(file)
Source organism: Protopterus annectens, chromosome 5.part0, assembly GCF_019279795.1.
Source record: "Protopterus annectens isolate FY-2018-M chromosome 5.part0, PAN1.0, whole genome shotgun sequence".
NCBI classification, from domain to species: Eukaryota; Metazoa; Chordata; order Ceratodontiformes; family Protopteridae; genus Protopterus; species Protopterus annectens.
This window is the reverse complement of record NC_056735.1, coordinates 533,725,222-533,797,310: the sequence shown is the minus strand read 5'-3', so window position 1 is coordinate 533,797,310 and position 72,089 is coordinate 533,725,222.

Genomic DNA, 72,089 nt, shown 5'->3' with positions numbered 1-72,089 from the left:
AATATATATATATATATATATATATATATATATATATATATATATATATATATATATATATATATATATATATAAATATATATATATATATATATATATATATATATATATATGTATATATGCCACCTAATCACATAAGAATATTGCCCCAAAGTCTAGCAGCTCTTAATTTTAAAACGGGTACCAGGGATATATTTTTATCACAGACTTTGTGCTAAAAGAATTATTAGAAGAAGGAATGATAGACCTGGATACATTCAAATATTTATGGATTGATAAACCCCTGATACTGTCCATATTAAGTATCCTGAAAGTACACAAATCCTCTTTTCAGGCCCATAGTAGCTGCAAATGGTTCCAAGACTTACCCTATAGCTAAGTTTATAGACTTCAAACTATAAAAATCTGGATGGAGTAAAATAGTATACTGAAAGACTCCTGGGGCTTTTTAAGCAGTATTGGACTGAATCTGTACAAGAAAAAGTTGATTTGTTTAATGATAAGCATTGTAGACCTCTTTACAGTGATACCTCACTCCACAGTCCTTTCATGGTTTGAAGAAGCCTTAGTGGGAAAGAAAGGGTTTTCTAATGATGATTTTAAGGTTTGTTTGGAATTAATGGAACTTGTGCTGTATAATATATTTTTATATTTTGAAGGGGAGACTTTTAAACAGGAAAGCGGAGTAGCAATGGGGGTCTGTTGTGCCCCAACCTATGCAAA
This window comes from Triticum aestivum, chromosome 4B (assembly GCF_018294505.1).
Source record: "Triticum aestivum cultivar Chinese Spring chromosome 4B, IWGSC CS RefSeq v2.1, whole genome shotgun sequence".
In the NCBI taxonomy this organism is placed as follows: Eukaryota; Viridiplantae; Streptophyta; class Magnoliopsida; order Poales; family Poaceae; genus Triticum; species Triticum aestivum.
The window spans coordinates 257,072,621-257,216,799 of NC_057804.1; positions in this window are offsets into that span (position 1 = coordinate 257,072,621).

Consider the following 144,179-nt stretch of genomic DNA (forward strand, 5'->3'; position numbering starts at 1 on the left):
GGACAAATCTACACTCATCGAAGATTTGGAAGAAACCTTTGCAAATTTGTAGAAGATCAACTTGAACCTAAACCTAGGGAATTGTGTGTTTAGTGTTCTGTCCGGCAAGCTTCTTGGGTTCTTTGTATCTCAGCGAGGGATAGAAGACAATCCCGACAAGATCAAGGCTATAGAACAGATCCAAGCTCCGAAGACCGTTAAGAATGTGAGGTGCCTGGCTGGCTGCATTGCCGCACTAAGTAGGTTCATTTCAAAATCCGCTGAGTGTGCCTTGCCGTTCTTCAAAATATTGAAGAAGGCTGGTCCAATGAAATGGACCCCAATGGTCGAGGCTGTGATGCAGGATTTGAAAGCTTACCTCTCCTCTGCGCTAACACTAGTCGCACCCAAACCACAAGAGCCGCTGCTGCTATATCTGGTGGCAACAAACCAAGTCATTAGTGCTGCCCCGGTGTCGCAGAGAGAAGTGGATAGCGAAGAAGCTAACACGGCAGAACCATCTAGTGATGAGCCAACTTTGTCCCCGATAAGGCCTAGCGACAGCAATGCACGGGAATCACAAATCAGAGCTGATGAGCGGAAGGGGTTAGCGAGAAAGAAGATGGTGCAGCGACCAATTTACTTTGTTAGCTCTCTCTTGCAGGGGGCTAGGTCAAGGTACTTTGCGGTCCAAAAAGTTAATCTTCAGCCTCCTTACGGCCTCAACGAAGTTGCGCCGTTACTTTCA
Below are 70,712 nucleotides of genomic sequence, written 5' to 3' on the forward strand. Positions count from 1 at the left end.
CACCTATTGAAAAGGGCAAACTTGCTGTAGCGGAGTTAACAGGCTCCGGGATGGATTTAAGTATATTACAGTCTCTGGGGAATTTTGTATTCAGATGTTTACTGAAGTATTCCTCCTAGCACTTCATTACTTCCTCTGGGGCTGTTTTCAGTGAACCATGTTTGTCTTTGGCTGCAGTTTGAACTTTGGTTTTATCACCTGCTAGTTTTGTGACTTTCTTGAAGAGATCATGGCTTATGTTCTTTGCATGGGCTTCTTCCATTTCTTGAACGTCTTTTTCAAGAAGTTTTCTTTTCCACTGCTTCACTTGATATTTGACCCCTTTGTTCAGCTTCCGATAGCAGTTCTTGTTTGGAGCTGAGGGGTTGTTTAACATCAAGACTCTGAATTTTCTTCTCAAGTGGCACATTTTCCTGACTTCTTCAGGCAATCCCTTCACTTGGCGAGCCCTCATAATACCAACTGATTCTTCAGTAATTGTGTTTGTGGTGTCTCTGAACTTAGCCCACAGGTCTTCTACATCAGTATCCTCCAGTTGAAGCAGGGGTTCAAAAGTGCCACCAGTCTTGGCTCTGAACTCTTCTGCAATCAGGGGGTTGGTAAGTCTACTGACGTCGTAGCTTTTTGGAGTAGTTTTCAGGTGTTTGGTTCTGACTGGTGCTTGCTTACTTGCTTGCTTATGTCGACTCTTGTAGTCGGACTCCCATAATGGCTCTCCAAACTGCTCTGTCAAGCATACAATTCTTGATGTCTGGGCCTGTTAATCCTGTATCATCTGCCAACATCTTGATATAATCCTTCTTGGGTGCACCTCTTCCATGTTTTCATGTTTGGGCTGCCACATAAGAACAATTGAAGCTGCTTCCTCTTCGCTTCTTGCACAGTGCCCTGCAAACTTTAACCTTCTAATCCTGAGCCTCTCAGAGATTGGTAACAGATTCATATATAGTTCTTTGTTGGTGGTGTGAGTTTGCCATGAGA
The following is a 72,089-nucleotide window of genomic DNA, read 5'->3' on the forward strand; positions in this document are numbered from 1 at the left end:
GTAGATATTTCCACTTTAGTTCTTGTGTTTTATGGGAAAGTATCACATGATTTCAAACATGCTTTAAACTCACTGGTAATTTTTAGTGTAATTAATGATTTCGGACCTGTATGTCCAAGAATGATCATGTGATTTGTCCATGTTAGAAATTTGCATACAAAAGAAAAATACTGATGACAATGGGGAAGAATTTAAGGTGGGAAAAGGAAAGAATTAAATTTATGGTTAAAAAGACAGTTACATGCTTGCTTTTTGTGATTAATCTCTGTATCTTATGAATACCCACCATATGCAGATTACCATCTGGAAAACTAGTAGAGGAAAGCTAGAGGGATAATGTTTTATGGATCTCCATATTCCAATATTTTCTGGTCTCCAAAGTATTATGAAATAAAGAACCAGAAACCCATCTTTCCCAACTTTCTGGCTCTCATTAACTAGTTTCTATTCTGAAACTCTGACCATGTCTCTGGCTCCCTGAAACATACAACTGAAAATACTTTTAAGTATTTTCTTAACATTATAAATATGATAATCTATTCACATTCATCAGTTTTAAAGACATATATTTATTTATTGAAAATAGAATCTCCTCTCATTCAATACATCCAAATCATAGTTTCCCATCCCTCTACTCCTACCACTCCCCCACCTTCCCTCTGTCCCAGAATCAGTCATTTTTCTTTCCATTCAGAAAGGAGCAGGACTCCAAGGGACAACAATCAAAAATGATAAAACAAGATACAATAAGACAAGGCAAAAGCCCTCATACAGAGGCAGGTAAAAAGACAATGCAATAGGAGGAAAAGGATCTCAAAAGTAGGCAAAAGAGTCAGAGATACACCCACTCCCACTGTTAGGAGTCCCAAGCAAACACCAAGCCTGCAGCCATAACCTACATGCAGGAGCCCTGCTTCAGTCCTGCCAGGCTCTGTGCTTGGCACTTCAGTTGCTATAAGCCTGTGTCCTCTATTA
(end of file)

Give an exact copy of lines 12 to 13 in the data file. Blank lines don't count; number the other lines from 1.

GGACAAATCTACACTCATCGAAGATTTGGAAGAAACCTTTGCAAATTTGTAGAAGATCAACTTGAACCTAAACCTAGGGAATTGTGTGTTTAGTGTTCTGTCCGGCAAGCTTCTTGGGTTCTTTGTATCTCAGCGAGGGATAGAAGACAATCCCGACAAGATCAAGGCTATAGAACAGATCCAAGCTCCGAAGACCGTTAAGAATGTGAGGTGCCTGGCTGGCTGCATTGCCGCACTAAGTAGGTTCATTTCAAAATCCGCTGAGTGTGCCTTGCCGTTCTTCAAAATATTGAAGAAGGCTGGTCCAATGAAATGGACCCCAATGGTCGAGGCTGTGATGCAGGATTTGAAAGCTTACCTCTCCTCTGCGCTAACACTAGTCGCACCCAAACCACAAGAGCCGCTGCTGCTATATCTGGTGGCAACAAACCAAGTCATTAGTGCTGCCCCGGTGTCGCAGAGAGAAGTGGATAGCGAAGAAGCTAACACGGCAGAACCATCTAGTGATGAGCCAACTTTGTCCCCGATAAGGCCTAGCGACAGCAATGCACGGGAATCACAAATCAGAGCTGATGAGCGGAAGGGGTTAGCGAGAAAGAAGATGGTGCAGCGACCAATTTACTTTGTTAGCTCTCTCTTGCAGGGGGCTAGGTCAAGGTACTTTGCGGTCCAAAAAGTTAATCTTCAGCCTCCTTACGGCCTCAACGAAGTTGCGCCGTTACTTTCA
Below are 70,712 nucleotides of genomic sequence, written 5' to 3' on the forward strand. Positions count from 1 at the left end.